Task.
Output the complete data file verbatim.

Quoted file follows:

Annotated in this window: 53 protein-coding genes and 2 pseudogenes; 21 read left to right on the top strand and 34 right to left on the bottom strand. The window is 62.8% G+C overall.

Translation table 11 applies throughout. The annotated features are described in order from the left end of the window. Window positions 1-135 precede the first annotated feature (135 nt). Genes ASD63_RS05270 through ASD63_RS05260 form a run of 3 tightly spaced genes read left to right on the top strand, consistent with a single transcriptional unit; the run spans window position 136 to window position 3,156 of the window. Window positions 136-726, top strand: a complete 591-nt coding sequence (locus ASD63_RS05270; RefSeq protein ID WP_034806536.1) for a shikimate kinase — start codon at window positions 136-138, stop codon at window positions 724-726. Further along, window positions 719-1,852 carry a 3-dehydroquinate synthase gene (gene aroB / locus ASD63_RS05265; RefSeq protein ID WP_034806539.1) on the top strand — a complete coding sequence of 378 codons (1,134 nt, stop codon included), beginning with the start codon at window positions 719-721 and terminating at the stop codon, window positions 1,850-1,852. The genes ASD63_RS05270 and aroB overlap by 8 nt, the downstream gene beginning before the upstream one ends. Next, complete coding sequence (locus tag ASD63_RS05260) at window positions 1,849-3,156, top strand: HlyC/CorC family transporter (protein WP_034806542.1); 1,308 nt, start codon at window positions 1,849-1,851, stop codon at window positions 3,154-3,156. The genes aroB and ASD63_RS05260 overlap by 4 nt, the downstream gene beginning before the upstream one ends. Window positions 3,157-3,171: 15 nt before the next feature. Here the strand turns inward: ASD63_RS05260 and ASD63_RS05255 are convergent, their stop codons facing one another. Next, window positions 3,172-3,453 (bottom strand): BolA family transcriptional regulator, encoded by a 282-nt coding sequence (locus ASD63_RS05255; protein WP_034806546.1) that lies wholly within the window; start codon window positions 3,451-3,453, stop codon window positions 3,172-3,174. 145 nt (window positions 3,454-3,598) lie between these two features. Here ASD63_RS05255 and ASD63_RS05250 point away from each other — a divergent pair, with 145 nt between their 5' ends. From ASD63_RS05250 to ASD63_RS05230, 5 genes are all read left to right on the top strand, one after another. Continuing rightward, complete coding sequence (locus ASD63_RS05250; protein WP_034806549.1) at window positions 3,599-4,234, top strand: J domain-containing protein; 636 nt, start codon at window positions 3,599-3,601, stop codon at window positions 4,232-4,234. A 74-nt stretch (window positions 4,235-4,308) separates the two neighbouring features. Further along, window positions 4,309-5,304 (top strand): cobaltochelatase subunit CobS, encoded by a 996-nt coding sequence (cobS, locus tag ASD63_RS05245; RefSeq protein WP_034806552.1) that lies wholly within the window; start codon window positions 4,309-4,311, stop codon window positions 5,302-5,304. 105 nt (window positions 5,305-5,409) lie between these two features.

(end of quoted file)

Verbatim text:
Annotated in this window: 53 protein-coding genes and 2 pseudogenes; 21 read left to right on the top strand and 34 right to left on the bottom strand. The window is 62.8% G+C overall.

Translation table 11 applies throughout. The annotated features are described in order from the left end of the window. Window positions 1-135 precede the first annotated feature (135 nt). Genes ASD63_RS05270 through ASD63_RS05260 form a run of 3 tightly spaced genes read left to right on the top strand, consistent with a single transcriptional unit; the run spans window position 136 to window position 3,156 of the window. Window positions 136-726, top strand: a complete 591-nt coding sequence (locus ASD63_RS05270; RefSeq protein ID WP_034806536.1) for a shikimate kinase — start codon at window positions 136-138, stop codon at window positions 724-726. Further along, window positions 719-1,852 carry a 3-dehydroquinate synthase gene (gene aroB / locus ASD63_RS05265; RefSeq protein ID WP_034806539.1) on the top strand — a complete coding sequence of 378 codons (1,134 nt, stop codon included), beginning with the start codon at window positions 719-721 and terminating at the stop codon, window positions 1,850-1,852. The genes ASD63_RS05270 and aroB overlap by 8 nt, the downstream gene beginning before the upstream one ends. Next, complete coding sequence (locus tag ASD63_RS05260) at window positions 1,849-3,156, top strand: HlyC/CorC family transporter (protein WP_034806542.1); 1,308 nt, start codon at window positions 1,849-1,851, stop codon at window positions 3,154-3,156. The genes aroB and ASD63_RS05260 overlap by 4 nt, the downstream gene beginning before the upstream one ends. Window positions 3,157-3,171: 15 nt before the next feature. Here the strand turns inward: ASD63_RS05260 and ASD63_RS05255 are convergent, their stop codons facing one another. Next, window positions 3,172-3,453 (bottom strand): BolA family transcriptional regulator, encoded by a 282-nt coding sequence (locus ASD63_RS05255; protein WP_034806546.1) that lies wholly within the window; start codon window positions 3,451-3,453, stop codon window positions 3,172-3,174. 145 nt (window positions 3,454-3,598) lie between these two features. Here ASD63_RS05255 and ASD63_RS05250 point away from each other — a divergent pair, with 145 nt between their 5' ends. From ASD63_RS05250 to ASD63_RS05230, 5 genes are all read left to right on the top strand, one after another. Continuing rightward, complete coding sequence (locus ASD63_RS05250; protein WP_034806549.1) at window positions 3,599-4,234, top strand: J domain-containing protein; 636 nt, start codon at window positions 3,599-3,601, stop codon at window positions 4,232-4,234. A 74-nt stretch (window positions 4,235-4,308) separates the two neighbouring features. Further along, window positions 4,309-5,304 (top strand): cobaltochelatase subunit CobS, encoded by a 996-nt coding sequence (cobS, locus tag ASD63_RS05245; RefSeq protein WP_034806552.1) that lies wholly within the window; start codon window positions 4,309-4,311, stop codon window positions 5,302-5,304. 105 nt (window positions 5,305-5,409) lie between these two features.